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I Forge Iron

Why I love wrought iron

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So this is 2.25 inch diameter wrought anchor chain. Three heats hand hammer to get to square. A mild steel bar hardly looks like I hit it after three heats. I am using a heavy hammer but one hand no striker. 




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It’s going to be a bigger welded face Viking hammer. The piece weighs about 3.5 pounds now. Going to use 1/2 inch thick face.  I tried to forge an axle once about the same size probably 4140. It laughed at me!  This stuff is sooo soft when it’s white. 

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Anchor chain is high grade WI too; some of the wagon tyre WI is nearly muck bar---prettier when etched but it can be really "jucy" under the hammer---looking for microspheres of slag in the soil is used to identify places that were smithies centuries ago!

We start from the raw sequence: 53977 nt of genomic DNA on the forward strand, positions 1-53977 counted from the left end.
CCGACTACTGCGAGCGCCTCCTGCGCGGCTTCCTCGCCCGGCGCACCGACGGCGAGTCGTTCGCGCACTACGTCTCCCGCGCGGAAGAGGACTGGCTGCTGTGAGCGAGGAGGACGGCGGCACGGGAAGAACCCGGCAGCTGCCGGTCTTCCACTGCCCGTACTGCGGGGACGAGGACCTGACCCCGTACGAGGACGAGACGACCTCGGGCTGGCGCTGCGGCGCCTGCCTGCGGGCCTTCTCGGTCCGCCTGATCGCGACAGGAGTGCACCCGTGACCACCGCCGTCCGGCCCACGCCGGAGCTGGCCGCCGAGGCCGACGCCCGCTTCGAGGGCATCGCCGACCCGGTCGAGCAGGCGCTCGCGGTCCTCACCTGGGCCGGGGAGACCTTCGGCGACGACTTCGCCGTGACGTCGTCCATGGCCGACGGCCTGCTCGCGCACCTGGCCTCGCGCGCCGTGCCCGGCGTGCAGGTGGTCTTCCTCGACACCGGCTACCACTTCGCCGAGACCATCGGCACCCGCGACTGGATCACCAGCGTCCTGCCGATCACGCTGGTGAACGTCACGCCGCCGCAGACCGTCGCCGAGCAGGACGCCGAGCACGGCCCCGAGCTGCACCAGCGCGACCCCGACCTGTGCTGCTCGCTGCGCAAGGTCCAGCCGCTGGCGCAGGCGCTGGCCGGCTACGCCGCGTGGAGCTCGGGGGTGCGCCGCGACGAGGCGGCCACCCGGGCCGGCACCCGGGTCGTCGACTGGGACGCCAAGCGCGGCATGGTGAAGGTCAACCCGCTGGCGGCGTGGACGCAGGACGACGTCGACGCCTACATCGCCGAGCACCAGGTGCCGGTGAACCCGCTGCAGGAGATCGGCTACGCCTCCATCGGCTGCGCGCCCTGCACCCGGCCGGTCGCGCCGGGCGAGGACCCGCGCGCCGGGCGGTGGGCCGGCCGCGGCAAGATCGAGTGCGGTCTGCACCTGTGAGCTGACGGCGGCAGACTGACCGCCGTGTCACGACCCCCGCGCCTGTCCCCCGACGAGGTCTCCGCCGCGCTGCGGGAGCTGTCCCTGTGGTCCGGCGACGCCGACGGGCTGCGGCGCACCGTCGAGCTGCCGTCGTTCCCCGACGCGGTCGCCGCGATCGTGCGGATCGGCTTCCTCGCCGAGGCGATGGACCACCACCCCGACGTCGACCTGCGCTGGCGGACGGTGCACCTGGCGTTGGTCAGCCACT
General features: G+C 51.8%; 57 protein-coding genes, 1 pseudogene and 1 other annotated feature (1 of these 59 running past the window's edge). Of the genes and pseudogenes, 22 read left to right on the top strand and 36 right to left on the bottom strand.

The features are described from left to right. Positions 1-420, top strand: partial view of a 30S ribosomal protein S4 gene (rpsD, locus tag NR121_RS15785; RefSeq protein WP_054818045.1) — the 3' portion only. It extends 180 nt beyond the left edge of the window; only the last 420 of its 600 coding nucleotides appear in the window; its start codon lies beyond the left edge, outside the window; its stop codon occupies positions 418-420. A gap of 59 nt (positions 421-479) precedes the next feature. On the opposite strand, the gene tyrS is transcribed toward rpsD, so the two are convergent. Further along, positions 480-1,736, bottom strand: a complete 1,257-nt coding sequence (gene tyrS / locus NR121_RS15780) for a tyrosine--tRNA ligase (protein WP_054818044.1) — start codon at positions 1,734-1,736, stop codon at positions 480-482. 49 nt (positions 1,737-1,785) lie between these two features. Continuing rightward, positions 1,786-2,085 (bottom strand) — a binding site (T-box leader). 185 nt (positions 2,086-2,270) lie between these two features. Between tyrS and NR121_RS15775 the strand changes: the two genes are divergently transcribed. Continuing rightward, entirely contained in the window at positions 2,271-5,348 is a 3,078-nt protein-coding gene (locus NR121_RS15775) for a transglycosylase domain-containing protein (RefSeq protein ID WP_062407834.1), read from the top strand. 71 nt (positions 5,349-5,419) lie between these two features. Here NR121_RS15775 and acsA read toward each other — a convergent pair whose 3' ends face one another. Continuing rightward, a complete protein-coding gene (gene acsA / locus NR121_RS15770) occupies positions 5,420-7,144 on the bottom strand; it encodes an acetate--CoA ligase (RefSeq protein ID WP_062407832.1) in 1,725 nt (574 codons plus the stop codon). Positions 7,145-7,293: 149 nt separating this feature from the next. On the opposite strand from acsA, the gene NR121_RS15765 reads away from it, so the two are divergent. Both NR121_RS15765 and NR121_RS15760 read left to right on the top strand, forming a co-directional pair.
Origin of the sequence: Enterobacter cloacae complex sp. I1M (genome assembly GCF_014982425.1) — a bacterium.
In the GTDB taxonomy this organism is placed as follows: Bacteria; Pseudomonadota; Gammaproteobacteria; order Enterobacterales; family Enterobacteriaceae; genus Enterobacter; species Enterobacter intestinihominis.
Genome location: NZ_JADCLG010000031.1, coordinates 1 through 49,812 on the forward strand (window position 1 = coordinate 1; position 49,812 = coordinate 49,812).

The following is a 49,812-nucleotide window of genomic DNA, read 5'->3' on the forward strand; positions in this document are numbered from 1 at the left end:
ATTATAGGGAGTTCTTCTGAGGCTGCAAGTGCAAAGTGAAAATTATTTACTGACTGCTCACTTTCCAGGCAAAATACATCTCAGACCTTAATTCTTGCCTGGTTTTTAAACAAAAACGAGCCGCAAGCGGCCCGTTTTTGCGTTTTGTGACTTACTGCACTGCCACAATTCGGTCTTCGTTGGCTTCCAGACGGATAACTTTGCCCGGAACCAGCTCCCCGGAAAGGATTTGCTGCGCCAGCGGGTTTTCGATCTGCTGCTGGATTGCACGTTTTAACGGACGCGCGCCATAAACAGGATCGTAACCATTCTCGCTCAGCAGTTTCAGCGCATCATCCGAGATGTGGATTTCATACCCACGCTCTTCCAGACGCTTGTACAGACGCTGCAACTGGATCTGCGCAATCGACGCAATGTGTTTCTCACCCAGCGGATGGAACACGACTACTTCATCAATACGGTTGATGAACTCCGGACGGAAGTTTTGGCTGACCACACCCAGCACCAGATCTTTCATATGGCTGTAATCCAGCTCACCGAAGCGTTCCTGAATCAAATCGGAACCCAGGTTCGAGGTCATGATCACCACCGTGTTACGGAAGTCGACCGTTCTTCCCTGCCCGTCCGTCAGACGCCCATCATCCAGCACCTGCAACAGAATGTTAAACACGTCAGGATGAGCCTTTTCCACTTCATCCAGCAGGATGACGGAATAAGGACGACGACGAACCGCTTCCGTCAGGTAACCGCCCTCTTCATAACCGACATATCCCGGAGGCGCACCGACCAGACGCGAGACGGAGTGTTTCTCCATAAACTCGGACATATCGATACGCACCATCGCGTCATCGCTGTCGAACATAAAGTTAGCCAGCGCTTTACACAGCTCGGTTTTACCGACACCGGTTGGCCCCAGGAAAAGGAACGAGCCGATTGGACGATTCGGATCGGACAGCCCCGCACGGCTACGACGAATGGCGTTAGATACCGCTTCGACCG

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  • 1 month later...

And the fact that it is much easier to forge weld than mild steel. Have to get used to working at higher heat, and there are different grades. Some strings apart like spaghetti and you have to continually weld up loose ends as you forge.

Pictured is a gun barrel for flintlock rifle welded up from double layer of buggy tire. This iron wanted to weld and the two pieces would stick together in the fire while heating 



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